Robert J. Sampson's research on immigrants and crime discussed by Eyal Press, "Do Immigrants Make Us Safer?," New York Times Magazine, December 3, 2006.
"Open Doors Don't Invite Criminals," Robert J. Sampson, New York Times, March 11, 2006.
Robert J. Sampson's research on perceptions of neighborhoods discussed by Daniel Brook, "The Cracks in 'Broken Windows'," Boston Globe, February 19, 2006.


Great American City: Chicago and the Enduring Neighborhood Effect (University of Chicago Press, 2012, paperback 2013).
Presents over a decade’s research in Chicago combined with Sampson’s own unique personal observations about life in the city, from Cabrini Green to Trump Tower and Millennium Park to the Robert Taylor Homes, to argue that neighborhoods influence a remarkably wide variety of social phenomena, including crime, health, civic engagement, home foreclosures, teen births, altruism, leadership networks, and immigration.
"Durable Effects of Concentrated Disadvantage on Verbal Ability among African-American Children" (with Patrick Sharkey and Stephen Raudenbush). Proceedings of the National Academy of Sciences 105, no. 3 (2008): 845-853.
Presents longitudinal evidence from a large-scale study of >2,000 children ages 6-12 living in Chicago, along with their caretakers, who were followed wherever they moved in the U.S. for up to 7 years. Results indicate that living in a severely disadvantaged neighborhood reduces the later verbal ability of black children on average by approximately 4 points, a magnitude that rivals missing a year or more of schooling.
"Social Anatomy of Racial and Ethnic Disparities in Violence" (with Jeffrey D. Morenoff and Stephen Raudenbush). American Journal of Public Health 95, no. 2 (2005): 224-232.
Analyzes key individual, family, and neighborhood factors to assess competing hypotheses regarding racial/ethnic gaps in perpetrating violence; results imply that generic interventions to improve neighborhood conditions and support families may reduce racial gaps in violence.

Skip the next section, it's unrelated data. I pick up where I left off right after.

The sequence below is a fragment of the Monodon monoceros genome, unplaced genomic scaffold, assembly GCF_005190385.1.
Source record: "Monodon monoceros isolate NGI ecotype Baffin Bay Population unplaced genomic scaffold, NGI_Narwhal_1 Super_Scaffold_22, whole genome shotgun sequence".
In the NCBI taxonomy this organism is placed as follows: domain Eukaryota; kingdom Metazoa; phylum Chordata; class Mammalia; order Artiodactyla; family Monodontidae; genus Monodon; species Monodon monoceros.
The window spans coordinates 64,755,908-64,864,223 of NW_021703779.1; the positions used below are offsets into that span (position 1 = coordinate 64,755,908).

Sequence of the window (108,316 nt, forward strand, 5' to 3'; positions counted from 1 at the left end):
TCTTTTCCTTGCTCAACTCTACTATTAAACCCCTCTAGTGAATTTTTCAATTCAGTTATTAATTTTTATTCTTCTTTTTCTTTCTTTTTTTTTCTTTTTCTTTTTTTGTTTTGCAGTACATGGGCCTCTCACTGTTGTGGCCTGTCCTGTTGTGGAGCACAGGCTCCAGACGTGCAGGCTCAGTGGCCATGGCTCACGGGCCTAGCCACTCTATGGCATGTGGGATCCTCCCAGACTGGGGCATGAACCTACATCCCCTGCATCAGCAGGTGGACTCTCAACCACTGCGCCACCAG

Shared Beginnings, Divergent Lives: Delinquent Boys to Age 70 (with John H. Laub) (Harvard University Press, 2003).
Analyzes newly collected data on crime and social development up to age 70 for 500 men who were remanded to reform school in the 1940s; by uniting life-history narratives with rigorous data analysis, the authors shed new light on long-term trajectories of crime and current policies of crime control.
"Neighborhoods and Violent Crime: A Multilevel Study of Collective Efficacy" (with Stephen Raudenbush and Felton Earls). Science 277, no. 5328 (1997): 918-924.

Shows that a measure of collective efficacy – defined as social cohesion among neighbors combined with their willingness to intervene on behalf of the common good – yields a high between-neighborhood reliability and is negatively associated with variations in violence, when individual-level characteristics, measurement error, and prior violence are controlled.

Crime in the Making: Pathways and Turning Points through Life (with John H. Laub) (Harvard University Press, 1993).
Re-analyzes a classic set of data – Sheldon and Eleanor Gluecks' mid-century study of 500 delinquents and 500 nondelinquents from childhood to adulthood – to develop a theory of informal social control that acknowledges the importance of childhood behavior but rejects the implication that adult social factors have little relevance. This theory accounts for both stability and change in crime and deviance throughout the life course.